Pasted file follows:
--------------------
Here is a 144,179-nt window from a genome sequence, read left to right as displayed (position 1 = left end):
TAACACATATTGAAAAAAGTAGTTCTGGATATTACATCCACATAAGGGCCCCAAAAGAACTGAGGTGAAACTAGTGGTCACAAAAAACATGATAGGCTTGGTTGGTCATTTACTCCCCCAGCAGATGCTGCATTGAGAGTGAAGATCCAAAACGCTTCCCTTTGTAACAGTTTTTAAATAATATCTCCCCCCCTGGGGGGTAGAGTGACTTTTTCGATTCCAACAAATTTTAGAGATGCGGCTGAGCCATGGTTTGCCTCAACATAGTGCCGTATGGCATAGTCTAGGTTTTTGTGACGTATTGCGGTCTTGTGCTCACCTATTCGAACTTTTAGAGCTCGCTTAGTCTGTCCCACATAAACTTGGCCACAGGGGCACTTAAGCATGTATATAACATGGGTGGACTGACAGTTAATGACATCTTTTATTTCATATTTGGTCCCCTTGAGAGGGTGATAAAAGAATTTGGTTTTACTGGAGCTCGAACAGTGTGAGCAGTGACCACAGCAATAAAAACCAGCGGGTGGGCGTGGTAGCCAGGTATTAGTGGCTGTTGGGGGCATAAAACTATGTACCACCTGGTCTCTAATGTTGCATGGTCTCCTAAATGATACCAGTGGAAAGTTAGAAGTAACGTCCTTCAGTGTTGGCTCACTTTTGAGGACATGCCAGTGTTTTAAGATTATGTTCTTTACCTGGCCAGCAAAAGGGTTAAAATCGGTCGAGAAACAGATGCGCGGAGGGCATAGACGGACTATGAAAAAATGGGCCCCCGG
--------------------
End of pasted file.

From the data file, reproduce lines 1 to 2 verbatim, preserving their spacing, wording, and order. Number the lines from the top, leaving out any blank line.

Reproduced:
Here is a 144,179-nt window from a genome sequence, read left to right as displayed (position 1 = left end):
TAACACATATTGAAAAAAGTAGTTCTGGATATTACATCCACATAAGGGCCCCAAAAGAACTGAGGTGAAACTAGTGGTCACAAAAAACATGATAGGCTTGGTTGGTCATTTACTCCCCCAGCAGATGCTGCATTGAGAGTGAAGATCCAAAACGCTTCCCTTTGTAACAGTTTTTAAATAATATCTCCCCCCCTGGGGGGTAGAGTGACTTTTTCGATTCCAACAAATTTTAGAGATGCGGCTGAGCCATGGTTTGCCTCAACATAGTGCCGTATGGCATAGTCTAGGTTTTTGTGACGTATTGCGGTCTTGTGCTCACCTATTCGAACTTTTAGAGCTCGCTTAGTCTGTCCCACATAAACTTGGCCACAGGGGCACTTAAGCATGTATATAACATGGGTGGACTGACAGTTAATGACATCTTTTATTTCATATTTGGTCCCCTTGAGAGGGTGATAAAAGAATTTGGTTTTACTGGAGCTCGAACAGTGTGAGCAGTGACCACAGCAATAAAAACCAGCGGGTGGGCGTGGTAGCCAGGTATTAGTGGCTGTTGGGGGCATAAAACTATGTACCACCTGGTCTCTAATGTTGCATGGTCTCCTAAATGATACCAGTGGAAAGTTAGAAGTAACGTCCTTCAGTGTTGGCTCACTTTTGAGGACATGCCAGTGTTTTAAGATTATGTTCTTTACCTGGCCAGCAAAAGGGTTAAAATCGGTCGAGAAACAGATGCGCGGAGGGCATAGACGGACTATGAAAAAATGGGCCCCCGG